Something about playing with other people unlocks mental doors that would have otherwise stayed closed. You’ve probably experienced this if you’ve ever played in a band; figuring out the right way to use a new lick, learning how to really lock in a groove.

All these things are best discovered with other people. The key is finding someone to practice with who is as serious about practicing as you are.

6. Make your own exercises and challenges

I’ve had fun over the years creating my own exercises to work on weak spots in my playing.

For example, the band with whom I spend most of my musical time, I play keyboard and keyboard bass at the same time. It goes without saying that this requires a great deal of hand independence.

I’ve spent the last three years creating new ways to challenge my independence. I’ve practiced playing different time signatures in each hand, working on Latin montunos, etc.

You can do this too, with just about anything!

One of my favourite homemade exercises involved playing simples scales to a metronome, and then changing the metronome to only clicking once every four bars. This is a great way to test your sense of time.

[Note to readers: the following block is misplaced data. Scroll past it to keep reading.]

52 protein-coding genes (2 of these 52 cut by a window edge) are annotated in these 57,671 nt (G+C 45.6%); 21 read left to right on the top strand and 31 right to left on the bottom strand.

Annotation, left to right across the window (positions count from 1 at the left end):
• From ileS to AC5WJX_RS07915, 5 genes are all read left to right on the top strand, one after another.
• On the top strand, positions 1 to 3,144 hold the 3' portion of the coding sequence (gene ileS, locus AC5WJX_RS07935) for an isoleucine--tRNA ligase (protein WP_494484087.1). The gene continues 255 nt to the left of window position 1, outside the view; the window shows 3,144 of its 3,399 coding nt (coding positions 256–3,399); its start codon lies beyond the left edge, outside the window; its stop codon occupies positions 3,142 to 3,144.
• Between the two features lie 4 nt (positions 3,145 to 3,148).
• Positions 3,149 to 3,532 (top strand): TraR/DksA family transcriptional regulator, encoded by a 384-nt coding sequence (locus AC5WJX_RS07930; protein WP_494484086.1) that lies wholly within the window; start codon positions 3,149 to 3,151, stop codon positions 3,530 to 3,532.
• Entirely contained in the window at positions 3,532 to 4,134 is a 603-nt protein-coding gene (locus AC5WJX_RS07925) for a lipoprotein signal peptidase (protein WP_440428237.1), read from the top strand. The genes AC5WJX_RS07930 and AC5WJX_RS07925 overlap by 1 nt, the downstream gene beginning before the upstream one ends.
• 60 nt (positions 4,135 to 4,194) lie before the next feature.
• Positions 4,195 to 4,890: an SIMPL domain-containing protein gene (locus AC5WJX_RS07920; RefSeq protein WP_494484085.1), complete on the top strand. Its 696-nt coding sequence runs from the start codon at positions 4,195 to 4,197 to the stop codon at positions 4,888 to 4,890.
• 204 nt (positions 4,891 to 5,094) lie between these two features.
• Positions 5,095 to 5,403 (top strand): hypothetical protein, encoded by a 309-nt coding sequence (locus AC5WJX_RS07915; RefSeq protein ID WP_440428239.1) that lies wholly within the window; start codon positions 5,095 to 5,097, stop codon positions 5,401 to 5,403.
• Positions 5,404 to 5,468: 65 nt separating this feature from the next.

7. Find new ways to structure your practice

Are you always starting your practice with technique or theory? I used to do this too, and I hated it.

When I began my practice with 20 minutes of jamming instead, I suddenly was looking forward to practice. It’s your practice routine, you can structure it however you want!

I like to switch up my practice every week just to keep things interesting and in line with my priorities.

Do you have a practice tip that I missed? How do you stay motivated to practice? Let me know in the comments below!


Liam Duncan is a full-time musician from Winnipeg and a featured writer for Tomplay interactive sheet music app; pop and classical scores for piano, violin, and more, with real recordings by professional musicians. He likes to record music with friends and tour with The Middle Coast.

7 Ways To Keep Yourself Interested In Practice